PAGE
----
Non-Standard Employment and Health with Respect to Sense of Coherence and Social Capital
Acta Universitatis Tamperensis No. 1719
By Virpi Liukkonen
Tampere University Press
$82.50 Paper original
Non-standard employment has become an integral feature of labor markets in developed countries in recent decades at the same time as demands for flexibility of the labor force have increased. In the broadest sense of the concept, non-standard employment may be defined as any work where the criteria of the standard employment relationship, i.e. full-time, permanent salary employment with open ended contract, are not fulfilled. This dissertation examines the relationship between non-standard employment and health.
The studies are based on data obtained from three prospective cohort studies. In the Health and Social Support Study a representative sample of Finnish working age population was followed up for five years. In the Finnish Public Sector Study a cohort of permanent employees and in the Temporaries in Municipal Jobs Study a cohort of non-permanent employees was followed up for four years.
According to the results of the baseline survey, health is unevenly distributed along the core-periphery labor market structure in the Finnish workforce. Comparison of permanent and fixed-term employees did not reveal significant differences in self-rated health, chronic disease and depression. The first step of increase in health problems was seen between the fixed-term employees and the group that included various atypical employees and the unemployed receiving earnings-related allowance or participating in subsidy programs. A further step was observed between this group and the unemployed receiving only the low basic allowance.
In the follow-up study of municipal permanent and non-permanent employees, work-related sources of social capital at baseline, measured by trust in labor market (employment contract) and trust in co-worker support, and combined social job capital were associated with health at the end of the follow-up. Fixed-term employment was associated with better self-rated health and less psychological distress in women when compared with permanent employees. Trust in receiving support from co-workers was associated with better self-rated health in women. Low level of social job capital, i.e. the combination of subsidised employment with no trust in co-workers’ support, was associated with poor health in women.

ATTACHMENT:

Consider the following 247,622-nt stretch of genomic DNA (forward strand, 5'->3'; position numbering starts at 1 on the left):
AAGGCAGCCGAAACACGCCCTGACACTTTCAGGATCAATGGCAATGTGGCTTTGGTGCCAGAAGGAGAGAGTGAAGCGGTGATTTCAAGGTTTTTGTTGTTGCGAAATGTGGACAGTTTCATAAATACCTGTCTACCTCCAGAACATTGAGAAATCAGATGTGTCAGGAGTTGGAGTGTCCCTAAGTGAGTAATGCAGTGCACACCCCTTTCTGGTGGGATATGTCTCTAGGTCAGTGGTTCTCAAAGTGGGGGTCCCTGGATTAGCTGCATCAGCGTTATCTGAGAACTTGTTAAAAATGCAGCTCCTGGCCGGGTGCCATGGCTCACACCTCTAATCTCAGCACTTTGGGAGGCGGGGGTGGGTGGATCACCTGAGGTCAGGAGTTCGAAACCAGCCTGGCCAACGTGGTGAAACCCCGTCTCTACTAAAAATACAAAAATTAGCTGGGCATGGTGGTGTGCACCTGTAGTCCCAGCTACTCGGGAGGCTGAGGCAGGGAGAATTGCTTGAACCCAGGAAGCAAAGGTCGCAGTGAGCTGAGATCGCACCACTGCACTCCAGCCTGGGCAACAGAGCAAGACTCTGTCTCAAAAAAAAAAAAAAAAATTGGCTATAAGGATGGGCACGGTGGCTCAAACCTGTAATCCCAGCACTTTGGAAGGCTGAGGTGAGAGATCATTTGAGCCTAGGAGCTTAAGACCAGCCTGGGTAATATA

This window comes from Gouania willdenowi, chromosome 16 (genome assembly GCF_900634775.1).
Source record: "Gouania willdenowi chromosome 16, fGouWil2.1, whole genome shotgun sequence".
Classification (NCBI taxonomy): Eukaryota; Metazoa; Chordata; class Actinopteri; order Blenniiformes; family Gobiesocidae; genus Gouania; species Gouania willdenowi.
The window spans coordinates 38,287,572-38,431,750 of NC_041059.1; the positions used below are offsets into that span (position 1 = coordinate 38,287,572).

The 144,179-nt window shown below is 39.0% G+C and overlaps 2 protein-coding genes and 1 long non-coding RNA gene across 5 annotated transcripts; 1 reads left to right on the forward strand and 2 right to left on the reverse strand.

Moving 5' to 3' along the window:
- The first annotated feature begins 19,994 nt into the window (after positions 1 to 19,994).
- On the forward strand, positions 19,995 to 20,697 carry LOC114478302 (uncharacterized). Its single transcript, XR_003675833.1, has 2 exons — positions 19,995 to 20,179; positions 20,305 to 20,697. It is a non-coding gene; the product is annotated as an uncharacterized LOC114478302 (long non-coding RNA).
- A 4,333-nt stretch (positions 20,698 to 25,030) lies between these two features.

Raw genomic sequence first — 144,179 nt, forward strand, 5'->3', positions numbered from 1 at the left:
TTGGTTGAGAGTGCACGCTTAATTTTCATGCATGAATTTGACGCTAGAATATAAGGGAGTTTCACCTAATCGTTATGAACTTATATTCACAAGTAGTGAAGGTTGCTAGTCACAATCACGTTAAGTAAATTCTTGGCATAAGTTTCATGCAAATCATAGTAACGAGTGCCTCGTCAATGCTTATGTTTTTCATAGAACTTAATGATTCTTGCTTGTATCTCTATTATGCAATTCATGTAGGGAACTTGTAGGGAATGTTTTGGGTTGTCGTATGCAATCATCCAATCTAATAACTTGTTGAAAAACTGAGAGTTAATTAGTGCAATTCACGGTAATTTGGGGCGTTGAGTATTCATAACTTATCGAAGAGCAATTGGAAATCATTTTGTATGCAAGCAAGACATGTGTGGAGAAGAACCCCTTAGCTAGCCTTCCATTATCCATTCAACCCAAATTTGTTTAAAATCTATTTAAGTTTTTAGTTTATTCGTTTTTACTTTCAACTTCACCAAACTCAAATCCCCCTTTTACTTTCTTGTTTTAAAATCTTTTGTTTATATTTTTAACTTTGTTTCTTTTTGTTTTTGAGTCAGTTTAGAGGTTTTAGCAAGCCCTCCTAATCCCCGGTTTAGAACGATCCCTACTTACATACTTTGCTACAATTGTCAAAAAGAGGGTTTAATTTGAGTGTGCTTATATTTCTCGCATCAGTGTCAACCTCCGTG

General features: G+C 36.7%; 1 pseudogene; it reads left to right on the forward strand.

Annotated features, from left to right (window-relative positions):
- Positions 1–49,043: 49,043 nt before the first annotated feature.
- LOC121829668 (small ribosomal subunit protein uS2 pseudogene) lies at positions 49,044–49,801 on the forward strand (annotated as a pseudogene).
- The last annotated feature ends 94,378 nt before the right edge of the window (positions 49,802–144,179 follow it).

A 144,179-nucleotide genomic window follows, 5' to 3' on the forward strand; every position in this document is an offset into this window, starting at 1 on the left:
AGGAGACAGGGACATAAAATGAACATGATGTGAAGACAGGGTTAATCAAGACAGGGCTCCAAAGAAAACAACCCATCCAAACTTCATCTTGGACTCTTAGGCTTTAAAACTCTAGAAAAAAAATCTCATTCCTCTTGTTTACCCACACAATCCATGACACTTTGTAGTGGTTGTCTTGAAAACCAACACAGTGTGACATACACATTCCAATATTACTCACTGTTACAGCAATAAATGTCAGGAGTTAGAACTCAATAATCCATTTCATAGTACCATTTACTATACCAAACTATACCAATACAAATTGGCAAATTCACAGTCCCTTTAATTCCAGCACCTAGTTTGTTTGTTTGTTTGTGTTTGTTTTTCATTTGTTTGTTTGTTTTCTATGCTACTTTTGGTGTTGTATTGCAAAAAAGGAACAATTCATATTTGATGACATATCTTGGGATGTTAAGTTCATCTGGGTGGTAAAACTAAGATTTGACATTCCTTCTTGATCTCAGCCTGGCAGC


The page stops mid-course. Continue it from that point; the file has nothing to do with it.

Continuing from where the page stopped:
Another longitudinal study of municipal employees showed that different employment trajectories carry different health risks. Among women with initially fixed-term contracts trajectories toward the periphery of the labor markets were associated with poorer self-rated health at end of the follow-up, while trajectories towards permanent employment were associated with low psychological distress at end of the follow-up. On the other hand, poor self-rated health at baseline was associated with a trajectory toward unstable employment.
Employment trajectories were also associated with changes in sense of coherence. The scores mainly improved more in employment trajectories directed to more stable employment than in trajectories directed to less stable employment. Particularly marked effects of employment trajectory on sense of coherence were seen in employees aged less than 30 years.
The study focused on sample attrition showed differences between standard and non-standard employees. Low sense of coherence predicted non-response in fixed-term employees and poor self-rated health predicted non-response and exit from the cohort in permanent employees.
In conclusion, when studying association between employment status and health it is important to classify employment status as accurately as possible. Different employment trajectories carry different risks to health, and cumulative exposure to different labor market positions from the beginning of the working careers needs explorations in particular in order to identify possible risk of adverse health effect in workers. Better knowledge and awareness of the risks also enable targeted occupational health interventions.
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